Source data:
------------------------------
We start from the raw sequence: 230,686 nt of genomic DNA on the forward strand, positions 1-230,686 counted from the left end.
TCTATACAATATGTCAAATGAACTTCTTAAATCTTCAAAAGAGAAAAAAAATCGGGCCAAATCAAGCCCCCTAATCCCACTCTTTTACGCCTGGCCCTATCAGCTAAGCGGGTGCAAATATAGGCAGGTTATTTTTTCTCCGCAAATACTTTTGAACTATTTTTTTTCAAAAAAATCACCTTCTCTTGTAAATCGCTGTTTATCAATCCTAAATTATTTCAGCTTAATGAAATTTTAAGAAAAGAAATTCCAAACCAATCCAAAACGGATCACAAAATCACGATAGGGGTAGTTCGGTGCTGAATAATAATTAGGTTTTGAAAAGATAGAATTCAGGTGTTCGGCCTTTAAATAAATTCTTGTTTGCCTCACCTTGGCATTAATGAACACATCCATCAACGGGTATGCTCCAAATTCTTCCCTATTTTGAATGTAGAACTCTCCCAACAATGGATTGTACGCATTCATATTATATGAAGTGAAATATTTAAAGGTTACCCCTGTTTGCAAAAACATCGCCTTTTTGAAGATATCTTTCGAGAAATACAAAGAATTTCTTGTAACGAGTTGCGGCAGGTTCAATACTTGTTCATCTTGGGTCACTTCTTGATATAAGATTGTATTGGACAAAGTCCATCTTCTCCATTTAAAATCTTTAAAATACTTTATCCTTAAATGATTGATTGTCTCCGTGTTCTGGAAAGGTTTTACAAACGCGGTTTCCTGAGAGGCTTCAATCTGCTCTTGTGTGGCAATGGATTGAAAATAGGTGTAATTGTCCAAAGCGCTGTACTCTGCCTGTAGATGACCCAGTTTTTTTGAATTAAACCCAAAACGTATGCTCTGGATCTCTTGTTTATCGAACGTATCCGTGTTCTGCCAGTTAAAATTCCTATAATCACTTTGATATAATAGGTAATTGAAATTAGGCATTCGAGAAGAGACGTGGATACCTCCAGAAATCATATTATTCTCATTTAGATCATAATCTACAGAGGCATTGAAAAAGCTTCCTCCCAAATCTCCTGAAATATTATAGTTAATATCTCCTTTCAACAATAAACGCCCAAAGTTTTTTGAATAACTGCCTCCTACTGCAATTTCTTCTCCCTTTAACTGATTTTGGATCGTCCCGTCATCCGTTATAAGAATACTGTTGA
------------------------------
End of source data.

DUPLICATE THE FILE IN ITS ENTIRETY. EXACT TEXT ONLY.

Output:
We start from the raw sequence: 230,686 nt of genomic DNA on the forward strand, positions 1-230,686 counted from the left end.
TCTATACAATATGTCAAATGAACTTCTTAAATCTTCAAAAGAGAAAAAAAATCGGGCCAAATCAAGCCCCCTAATCCCACTCTTTTACGCCTGGCCCTATCAGCTAAGCGGGTGCAAATATAGGCAGGTTATTTTTTCTCCGCAAATACTTTTGAACTATTTTTTTTCAAAAAAATCACCTTCTCTTGTAAATCGCTGTTTATCAATCCTAAATTATTTCAGCTTAATGAAATTTTAAGAAAAGAAATTCCAAACCAATCCAAAACGGATCACAAAATCACGATAGGGGTAGTTCGGTGCTGAATAATAATTAGGTTTTGAAAAGATAGAATTCAGGTGTTCGGCCTTTAAATAAATTCTTGTTTGCCTCACCTTGGCATTAATGAACACATCCATCAACGGGTATGCTCCAAATTCTTCCCTATTTTGAATGTAGAACTCTCCCAACAATGGATTGTACGCATTCATATTATATGAAGTGAAATATTTAAAGGTTACCCCTGTTTGCAAAAACATCGCCTTTTTGAAGATATCTTTCGAGAAATACAAAGAATTTCTTGTAACGAGTTGCGGCAGGTTCAATACTTGTTCATCTTGGGTCACTTCTTGATATAAGATTGTATTGGACAAAGTCCATCTTCTCCATTTAAAATCTTTAAAATACTTTATCCTTAAATGATTGATTGTCTCCGTGTTCTGGAAAGGTTTTACAAACGCGGTTTCCTGAGAGGCTTCAATCTGCTCTTGTGTGGCAATGGATTGAAAATAGGTGTAATTGTCCAAAGCGCTGTACTCTGCCTGTAGATGACCCAGTTTTTTTGAATTAAACCCAAAACGTATGCTCTGGATCTCTTGTTTATCGAACGTATCCGTGTTCTGCCAGTTAAAATTCCTATAATCACTTTGATATAATAGGTAATTGAAATTAGGCATTCGAGAAGAGACGTGGATACCTCCAGAAATCATATTATTCTCATTTAGATCATAATCTACAGAGGCATTGAAAAAGCTTCCTCCCAAATCTCCTGAAATATTATAGTTAATATCTCCTTTCAACAATAAACGCCCAAAGTTTTTTGAATAACTGCCTCCTACTGCAATTTCTTCTCCCTTTAACTGATTTTGGATCGTCCCGTCATCCGTTATAAGAATACTGTTGA